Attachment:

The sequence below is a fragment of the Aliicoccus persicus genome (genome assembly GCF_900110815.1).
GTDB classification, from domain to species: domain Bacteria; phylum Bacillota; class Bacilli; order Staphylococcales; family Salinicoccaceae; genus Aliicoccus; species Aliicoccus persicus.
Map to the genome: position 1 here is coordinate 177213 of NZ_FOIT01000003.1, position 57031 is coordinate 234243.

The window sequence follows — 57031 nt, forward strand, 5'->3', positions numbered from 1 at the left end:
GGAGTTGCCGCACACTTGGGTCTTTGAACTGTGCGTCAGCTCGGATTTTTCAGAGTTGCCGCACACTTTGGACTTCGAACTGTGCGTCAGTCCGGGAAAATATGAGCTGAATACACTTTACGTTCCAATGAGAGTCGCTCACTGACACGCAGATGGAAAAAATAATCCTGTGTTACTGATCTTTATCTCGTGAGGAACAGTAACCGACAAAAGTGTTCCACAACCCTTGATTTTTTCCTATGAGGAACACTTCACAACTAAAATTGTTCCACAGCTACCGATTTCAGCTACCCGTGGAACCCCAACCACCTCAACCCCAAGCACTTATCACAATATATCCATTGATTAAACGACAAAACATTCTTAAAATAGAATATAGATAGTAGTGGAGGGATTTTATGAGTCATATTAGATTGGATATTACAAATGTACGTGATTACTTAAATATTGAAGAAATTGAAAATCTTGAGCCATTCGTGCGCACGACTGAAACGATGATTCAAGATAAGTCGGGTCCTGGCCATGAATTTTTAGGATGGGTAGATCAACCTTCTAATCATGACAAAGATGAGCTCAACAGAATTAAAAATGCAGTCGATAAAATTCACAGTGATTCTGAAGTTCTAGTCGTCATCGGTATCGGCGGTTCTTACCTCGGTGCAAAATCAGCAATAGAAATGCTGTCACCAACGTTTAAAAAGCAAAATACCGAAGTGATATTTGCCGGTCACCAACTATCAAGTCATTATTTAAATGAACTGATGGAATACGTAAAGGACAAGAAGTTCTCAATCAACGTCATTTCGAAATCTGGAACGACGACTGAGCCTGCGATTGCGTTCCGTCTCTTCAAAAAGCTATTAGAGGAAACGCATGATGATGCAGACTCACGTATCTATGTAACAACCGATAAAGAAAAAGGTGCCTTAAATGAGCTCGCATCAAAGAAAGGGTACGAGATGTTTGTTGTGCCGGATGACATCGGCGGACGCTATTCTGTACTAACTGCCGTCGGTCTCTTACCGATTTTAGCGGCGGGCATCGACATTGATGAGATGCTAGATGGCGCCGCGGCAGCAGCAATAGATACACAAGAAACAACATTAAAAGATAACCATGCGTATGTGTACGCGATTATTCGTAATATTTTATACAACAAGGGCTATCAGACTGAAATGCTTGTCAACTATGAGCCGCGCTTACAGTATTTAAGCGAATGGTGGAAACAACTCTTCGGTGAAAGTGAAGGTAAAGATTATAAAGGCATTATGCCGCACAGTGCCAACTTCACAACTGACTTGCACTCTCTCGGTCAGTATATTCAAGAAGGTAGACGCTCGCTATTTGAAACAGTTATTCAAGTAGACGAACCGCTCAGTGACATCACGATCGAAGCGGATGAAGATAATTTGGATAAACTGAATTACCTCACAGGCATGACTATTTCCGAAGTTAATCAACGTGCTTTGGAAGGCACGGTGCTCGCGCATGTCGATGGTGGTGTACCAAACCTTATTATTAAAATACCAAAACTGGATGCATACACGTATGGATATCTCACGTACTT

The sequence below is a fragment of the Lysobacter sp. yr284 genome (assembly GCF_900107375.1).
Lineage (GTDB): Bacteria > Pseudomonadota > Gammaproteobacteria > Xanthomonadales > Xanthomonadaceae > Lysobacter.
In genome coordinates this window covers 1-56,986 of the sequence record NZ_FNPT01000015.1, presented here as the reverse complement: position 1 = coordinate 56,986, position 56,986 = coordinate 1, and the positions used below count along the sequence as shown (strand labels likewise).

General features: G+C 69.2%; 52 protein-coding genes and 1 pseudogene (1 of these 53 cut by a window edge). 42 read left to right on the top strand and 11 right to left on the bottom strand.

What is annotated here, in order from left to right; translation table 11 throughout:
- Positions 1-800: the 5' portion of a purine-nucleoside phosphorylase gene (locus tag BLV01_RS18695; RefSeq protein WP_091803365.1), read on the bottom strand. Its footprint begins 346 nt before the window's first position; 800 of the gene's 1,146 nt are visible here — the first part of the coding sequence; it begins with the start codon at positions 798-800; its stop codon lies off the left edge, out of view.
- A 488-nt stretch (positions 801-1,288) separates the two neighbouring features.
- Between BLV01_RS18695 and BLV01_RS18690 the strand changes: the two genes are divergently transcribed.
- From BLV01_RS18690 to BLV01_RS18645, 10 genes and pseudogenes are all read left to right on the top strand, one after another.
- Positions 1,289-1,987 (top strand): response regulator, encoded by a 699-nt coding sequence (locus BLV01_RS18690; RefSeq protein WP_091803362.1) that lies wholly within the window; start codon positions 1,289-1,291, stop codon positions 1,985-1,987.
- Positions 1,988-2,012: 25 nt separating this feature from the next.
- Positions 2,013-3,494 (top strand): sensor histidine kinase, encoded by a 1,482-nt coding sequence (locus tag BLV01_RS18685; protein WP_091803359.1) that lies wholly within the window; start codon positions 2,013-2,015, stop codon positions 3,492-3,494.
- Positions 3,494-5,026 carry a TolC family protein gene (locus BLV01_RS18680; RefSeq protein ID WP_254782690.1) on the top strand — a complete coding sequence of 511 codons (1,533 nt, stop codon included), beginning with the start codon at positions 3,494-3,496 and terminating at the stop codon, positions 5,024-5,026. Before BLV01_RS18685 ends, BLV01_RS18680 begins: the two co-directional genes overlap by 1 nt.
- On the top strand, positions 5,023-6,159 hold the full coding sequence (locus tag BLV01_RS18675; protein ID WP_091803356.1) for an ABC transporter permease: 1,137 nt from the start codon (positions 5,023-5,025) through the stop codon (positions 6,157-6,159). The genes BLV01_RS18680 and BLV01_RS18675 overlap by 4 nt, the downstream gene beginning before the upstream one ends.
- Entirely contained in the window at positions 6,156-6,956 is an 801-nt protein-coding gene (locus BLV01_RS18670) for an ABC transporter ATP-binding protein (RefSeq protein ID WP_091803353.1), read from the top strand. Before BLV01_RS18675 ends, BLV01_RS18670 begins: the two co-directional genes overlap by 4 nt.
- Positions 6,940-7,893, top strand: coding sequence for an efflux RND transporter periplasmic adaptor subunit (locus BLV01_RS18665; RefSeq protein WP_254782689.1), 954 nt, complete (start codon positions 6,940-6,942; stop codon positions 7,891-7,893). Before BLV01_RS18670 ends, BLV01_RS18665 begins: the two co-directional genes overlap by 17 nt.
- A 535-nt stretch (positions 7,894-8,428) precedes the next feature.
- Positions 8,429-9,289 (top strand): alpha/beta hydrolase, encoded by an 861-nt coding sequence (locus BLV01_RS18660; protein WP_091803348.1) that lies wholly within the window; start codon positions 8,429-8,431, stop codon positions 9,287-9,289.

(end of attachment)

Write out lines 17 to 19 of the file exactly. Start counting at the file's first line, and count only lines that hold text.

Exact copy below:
- Positions 2,013-3,494 (top strand): sensor histidine kinase, encoded by a 1,482-nt coding sequence (locus tag BLV01_RS18685; protein WP_091803359.1) that lies wholly within the window; start codon positions 2,013-2,015, stop codon positions 3,492-3,494.
- Positions 3,494-5,026 carry a TolC family protein gene (locus BLV01_RS18680; RefSeq protein ID WP_254782690.1) on the top strand — a complete coding sequence of 511 codons (1,533 nt, stop codon included), beginning with the start codon at positions 3,494-3,496 and terminating at the stop codon, positions 5,024-5,026. Before BLV01_RS18685 ends, BLV01_RS18680 begins: the two co-directional genes overlap by 1 nt.
- On the top strand, positions 5,023-6,159 hold the full coding sequence (locus tag BLV01_RS18675; protein ID WP_091803356.1) for an ABC transporter permease: 1,137 nt from the start codon (positions 5,023-5,025) through the stop codon (positions 6,157-6,159). The genes BLV01_RS18680 and BLV01_RS18675 overlap by 4 nt, the downstream gene beginning before the upstream one ends.